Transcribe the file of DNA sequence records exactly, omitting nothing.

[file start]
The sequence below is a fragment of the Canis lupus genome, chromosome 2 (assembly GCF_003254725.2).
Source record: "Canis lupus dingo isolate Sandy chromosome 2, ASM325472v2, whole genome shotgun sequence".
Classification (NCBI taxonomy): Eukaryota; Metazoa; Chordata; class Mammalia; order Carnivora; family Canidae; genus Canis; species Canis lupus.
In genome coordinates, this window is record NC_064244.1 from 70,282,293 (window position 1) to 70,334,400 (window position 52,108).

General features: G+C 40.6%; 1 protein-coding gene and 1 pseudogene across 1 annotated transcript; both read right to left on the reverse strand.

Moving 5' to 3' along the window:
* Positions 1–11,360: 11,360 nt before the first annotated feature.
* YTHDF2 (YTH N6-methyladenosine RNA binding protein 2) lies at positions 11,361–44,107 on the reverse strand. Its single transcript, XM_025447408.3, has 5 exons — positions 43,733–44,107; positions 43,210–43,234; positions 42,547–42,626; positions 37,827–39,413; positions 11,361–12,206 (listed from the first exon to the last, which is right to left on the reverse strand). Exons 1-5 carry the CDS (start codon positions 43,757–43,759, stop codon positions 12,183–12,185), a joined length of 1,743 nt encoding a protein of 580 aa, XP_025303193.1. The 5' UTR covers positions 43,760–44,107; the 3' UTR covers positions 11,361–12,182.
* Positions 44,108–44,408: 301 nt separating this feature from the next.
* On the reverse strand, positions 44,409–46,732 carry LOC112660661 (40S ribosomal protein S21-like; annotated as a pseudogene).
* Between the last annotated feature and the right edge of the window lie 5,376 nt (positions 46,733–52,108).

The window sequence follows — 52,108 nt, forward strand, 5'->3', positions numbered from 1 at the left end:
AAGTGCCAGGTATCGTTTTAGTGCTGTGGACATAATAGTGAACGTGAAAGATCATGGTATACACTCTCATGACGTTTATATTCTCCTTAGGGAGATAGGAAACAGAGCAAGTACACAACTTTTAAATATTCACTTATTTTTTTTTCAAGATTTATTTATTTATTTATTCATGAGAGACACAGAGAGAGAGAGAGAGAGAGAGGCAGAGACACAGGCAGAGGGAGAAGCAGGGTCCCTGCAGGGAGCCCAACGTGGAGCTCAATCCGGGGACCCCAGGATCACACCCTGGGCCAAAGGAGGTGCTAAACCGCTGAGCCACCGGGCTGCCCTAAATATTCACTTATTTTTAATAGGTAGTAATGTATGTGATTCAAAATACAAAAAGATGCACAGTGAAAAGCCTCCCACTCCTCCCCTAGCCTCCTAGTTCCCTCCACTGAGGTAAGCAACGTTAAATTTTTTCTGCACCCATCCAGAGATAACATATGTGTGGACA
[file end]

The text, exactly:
The sequence below is a fragment of the Canis lupus genome, chromosome 2 (assembly GCF_003254725.2).
Source record: "Canis lupus dingo isolate Sandy chromosome 2, ASM325472v2, whole genome shotgun sequence".
Classification (NCBI taxonomy): Eukaryota; Metazoa; Chordata; class Mammalia; order Carnivora; family Canidae; genus Canis; species Canis lupus.
In genome coordinates, this window is record NC_064244.1 from 70,282,293 (window position 1) to 70,334,400 (window position 52,108).

General features: G+C 40.6%; 1 protein-coding gene and 1 pseudogene across 1 annotated transcript; both read right to left on the reverse strand.

Moving 5' to 3' along the window:
* Positions 1–11,360: 11,360 nt before the first annotated feature.
* YTHDF2 (YTH N6-methyladenosine RNA binding protein 2) lies at positions 11,361–44,107 on the reverse strand. Its single transcript, XM_025447408.3, has 5 exons — positions 43,733–44,107; positions 43,210–43,234; positions 42,547–42,626; positions 37,827–39,413; positions 11,361–12,206 (listed from the first exon to the last, which is right to left on the reverse strand). Exons 1-5 carry the CDS (start codon positions 43,757–43,759, stop codon positions 12,183–12,185), a joined length of 1,743 nt encoding a protein of 580 aa, XP_025303193.1. The 5' UTR covers positions 43,760–44,107; the 3' UTR covers positions 11,361–12,182.
* Positions 44,108–44,408: 301 nt separating this feature from the next.
* On the reverse strand, positions 44,409–46,732 carry LOC112660661 (40S ribosomal protein S21-like; annotated as a pseudogene).
* Between the last annotated feature and the right edge of the window lie 5,376 nt (positions 46,733–52,108).

The window sequence follows — 52,108 nt, forward strand, 5'->3', positions numbered from 1 at the left end:
AAGTGCCAGGTATCGTTTTAGTGCTGTGGACATAATAGTGAACGTGAAAGATCATGGTATACACTCTCATGACGTTTATATTCTCCTTAGGGAGATAGGAAACAGAGCAAGTACACAACTTTTAAATATTCACTTATTTTTTTTTCAAGATTTATTTATTTATTTATTCATGAGAGACACAGAGAGAGAGAGAGAGAGAGAGGCAGAGACACAGGCAGAGGGAGAAGCAGGGTCCCTGCAGGGAGCCCAACGTGGAGCTCAATCCGGGGACCCCAGGATCACACCCTGGGCCAAAGGAGGTGCTAAACCGCTGAGCCACCGGGCTGCCCTAAATATTCACTTATTTTTAATAGGTAGTAATGTATGTGATTCAAAATACAAAAAGATGCACAGTGAAAAGCCTCCCACTCCTCCCCTAGCCTCCTAGTTCCCTCCACTGAGGTAAGCAACGTTAAATTTTTTCTGCACCCATCCAGAGATAACATATGTGTGGACA